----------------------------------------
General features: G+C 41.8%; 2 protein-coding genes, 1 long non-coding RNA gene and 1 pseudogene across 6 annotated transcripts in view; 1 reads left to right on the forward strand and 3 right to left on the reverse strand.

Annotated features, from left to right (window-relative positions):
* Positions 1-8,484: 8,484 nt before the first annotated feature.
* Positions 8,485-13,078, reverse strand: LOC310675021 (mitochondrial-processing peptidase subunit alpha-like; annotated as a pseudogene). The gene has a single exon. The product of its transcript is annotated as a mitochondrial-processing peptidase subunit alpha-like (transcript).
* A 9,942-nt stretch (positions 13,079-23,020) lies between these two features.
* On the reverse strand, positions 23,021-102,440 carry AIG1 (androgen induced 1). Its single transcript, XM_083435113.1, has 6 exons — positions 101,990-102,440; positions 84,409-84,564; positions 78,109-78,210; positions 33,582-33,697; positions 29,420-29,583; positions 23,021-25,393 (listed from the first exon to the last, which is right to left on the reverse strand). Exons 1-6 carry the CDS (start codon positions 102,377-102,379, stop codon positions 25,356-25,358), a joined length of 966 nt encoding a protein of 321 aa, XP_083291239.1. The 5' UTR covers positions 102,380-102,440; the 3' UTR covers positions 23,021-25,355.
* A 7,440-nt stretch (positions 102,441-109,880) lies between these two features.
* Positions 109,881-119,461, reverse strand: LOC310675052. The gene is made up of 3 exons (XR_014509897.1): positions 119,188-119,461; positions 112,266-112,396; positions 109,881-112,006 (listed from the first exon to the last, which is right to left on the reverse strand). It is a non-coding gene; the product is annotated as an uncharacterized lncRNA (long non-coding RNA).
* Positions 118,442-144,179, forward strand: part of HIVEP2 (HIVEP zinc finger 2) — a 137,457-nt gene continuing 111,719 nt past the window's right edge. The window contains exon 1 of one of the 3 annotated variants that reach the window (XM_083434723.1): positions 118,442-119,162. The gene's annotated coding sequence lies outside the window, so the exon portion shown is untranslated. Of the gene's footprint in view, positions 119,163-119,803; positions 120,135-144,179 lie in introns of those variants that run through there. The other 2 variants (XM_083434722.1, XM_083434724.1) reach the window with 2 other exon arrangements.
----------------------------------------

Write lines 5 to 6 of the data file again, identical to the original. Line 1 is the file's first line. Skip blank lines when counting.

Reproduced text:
* A 9,942-nt stretch (positions 13,079-23,020) lies between these two features.
* On the reverse strand, positions 23,021-102,440 carry AIG1 (androgen induced 1). Its single transcript, XM_083435113.1, has 6 exons — positions 101,990-102,440; positions 84,409-84,564; positions 78,109-78,210; positions 33,582-33,697; positions 29,420-29,583; positions 23,021-25,393 (listed from the first exon to the last, which is right to left on the reverse strand). Exons 1-6 carry the CDS (start codon positions 102,377-102,379, stop codon positions 25,356-25,358), a joined length of 966 nt encoding a protein of 321 aa, XP_083291239.1. The 5' UTR covers positions 102,380-102,440; the 3' UTR covers positions 23,021-25,355.